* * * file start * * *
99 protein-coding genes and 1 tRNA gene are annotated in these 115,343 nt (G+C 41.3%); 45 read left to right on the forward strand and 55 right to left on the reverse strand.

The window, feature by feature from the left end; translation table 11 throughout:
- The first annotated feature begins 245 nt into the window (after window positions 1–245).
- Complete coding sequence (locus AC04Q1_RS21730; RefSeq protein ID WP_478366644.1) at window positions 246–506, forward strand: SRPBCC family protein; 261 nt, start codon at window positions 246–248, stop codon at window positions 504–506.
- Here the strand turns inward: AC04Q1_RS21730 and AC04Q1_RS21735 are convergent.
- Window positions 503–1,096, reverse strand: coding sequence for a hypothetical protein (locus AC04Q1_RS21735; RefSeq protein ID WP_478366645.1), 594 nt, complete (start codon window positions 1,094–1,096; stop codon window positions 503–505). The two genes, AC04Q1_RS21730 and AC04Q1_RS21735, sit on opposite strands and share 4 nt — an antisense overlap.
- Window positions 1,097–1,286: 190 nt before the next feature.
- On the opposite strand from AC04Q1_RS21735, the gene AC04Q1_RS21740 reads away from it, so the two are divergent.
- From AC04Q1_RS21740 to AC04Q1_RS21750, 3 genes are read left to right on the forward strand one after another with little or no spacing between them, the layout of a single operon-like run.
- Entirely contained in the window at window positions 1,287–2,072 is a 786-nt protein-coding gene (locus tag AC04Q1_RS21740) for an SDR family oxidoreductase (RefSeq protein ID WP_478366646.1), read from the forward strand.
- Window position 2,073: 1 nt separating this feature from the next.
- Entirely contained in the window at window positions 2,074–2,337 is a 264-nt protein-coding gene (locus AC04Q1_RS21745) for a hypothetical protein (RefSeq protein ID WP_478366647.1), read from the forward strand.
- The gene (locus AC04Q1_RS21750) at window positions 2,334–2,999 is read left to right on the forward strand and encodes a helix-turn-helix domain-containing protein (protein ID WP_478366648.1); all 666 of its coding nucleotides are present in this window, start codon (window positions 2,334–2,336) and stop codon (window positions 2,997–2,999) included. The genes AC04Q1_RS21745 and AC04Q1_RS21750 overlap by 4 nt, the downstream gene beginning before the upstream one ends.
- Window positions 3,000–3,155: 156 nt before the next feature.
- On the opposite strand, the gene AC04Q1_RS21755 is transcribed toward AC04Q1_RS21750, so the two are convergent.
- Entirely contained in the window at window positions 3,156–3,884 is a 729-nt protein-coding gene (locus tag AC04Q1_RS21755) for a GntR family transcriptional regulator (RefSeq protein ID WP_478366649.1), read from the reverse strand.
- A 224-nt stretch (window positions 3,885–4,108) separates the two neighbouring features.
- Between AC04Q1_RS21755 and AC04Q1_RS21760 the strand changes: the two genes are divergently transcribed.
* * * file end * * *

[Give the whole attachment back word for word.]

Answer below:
99 protein-coding genes and 1 tRNA gene are annotated in these 115,343 nt (G+C 41.3%); 45 read left to right on the forward strand and 55 right to left on the reverse strand.

The window, feature by feature from the left end; translation table 11 throughout:
- The first annotated feature begins 245 nt into the window (after window positions 1–245).
- Complete coding sequence (locus AC04Q1_RS21730; RefSeq protein ID WP_478366644.1) at window positions 246–506, forward strand: SRPBCC family protein; 261 nt, start codon at window positions 246–248, stop codon at window positions 504–506.
- Here the strand turns inward: AC04Q1_RS21730 and AC04Q1_RS21735 are convergent.
- Window positions 503–1,096, reverse strand: coding sequence for a hypothetical protein (locus AC04Q1_RS21735; RefSeq protein ID WP_478366645.1), 594 nt, complete (start codon window positions 1,094–1,096; stop codon window positions 503–505). The two genes, AC04Q1_RS21730 and AC04Q1_RS21735, sit on opposite strands and share 4 nt — an antisense overlap.
- Window positions 1,097–1,286: 190 nt before the next feature.
- On the opposite strand from AC04Q1_RS21735, the gene AC04Q1_RS21740 reads away from it, so the two are divergent.
- From AC04Q1_RS21740 to AC04Q1_RS21750, 3 genes are read left to right on the forward strand one after another with little or no spacing between them, the layout of a single operon-like run.
- Entirely contained in the window at window positions 1,287–2,072 is a 786-nt protein-coding gene (locus tag AC04Q1_RS21740) for an SDR family oxidoreductase (RefSeq protein ID WP_478366646.1), read from the forward strand.
- Window position 2,073: 1 nt separating this feature from the next.
- Entirely contained in the window at window positions 2,074–2,337 is a 264-nt protein-coding gene (locus AC04Q1_RS21745) for a hypothetical protein (RefSeq protein ID WP_478366647.1), read from the forward strand.
- The gene (locus AC04Q1_RS21750) at window positions 2,334–2,999 is read left to right on the forward strand and encodes a helix-turn-helix domain-containing protein (protein ID WP_478366648.1); all 666 of its coding nucleotides are present in this window, start codon (window positions 2,334–2,336) and stop codon (window positions 2,997–2,999) included. The genes AC04Q1_RS21745 and AC04Q1_RS21750 overlap by 4 nt, the downstream gene beginning before the upstream one ends.
- Window positions 3,000–3,155: 156 nt before the next feature.
- On the opposite strand, the gene AC04Q1_RS21755 is transcribed toward AC04Q1_RS21750, so the two are convergent.
- Entirely contained in the window at window positions 3,156–3,884 is a 729-nt protein-coding gene (locus tag AC04Q1_RS21755) for a GntR family transcriptional regulator (RefSeq protein ID WP_478366649.1), read from the reverse strand.
- A 224-nt stretch (window positions 3,885–4,108) separates the two neighbouring features.
- Between AC04Q1_RS21755 and AC04Q1_RS21760 the strand changes: the two genes are divergently transcribed.